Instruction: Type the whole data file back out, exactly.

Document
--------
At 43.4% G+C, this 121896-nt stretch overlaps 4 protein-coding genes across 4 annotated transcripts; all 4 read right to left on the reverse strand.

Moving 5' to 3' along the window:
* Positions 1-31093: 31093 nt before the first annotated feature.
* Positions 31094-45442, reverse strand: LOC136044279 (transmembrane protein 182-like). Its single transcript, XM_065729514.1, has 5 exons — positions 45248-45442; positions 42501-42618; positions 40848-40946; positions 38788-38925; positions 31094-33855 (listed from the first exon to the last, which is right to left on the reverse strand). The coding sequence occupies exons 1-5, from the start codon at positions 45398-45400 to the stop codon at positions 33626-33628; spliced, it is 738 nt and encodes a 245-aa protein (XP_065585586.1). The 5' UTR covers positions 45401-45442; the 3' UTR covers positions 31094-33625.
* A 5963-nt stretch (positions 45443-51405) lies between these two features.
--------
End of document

At 43.4% G+C, this 121896-nt stretch overlaps 4 protein-coding genes across 4 annotated transcripts; all 4 read right to left on the reverse strand.

Moving 5' to 3' along the window:
* Positions 1-31093: 31093 nt before the first annotated feature.
* Positions 31094-45442, reverse strand: LOC136044279 (transmembrane protein 182-like). Its single transcript, XM_065729514.1, has 5 exons — positions 45248-45442; positions 42501-42618; positions 40848-40946; positions 38788-38925; positions 31094-33855 (listed from the first exon to the last, which is right to left on the reverse strand). The coding sequence occupies exons 1-5, from the start codon at positions 45398-45400 to the stop codon at positions 33626-33628; spliced, it is 738 nt and encodes a 245-aa protein (XP_065585586.1). The 5' UTR covers positions 45401-45442; the 3' UTR covers positions 31094-33625.
* A 5963-nt stretch (positions 45443-51405) lies between these two features.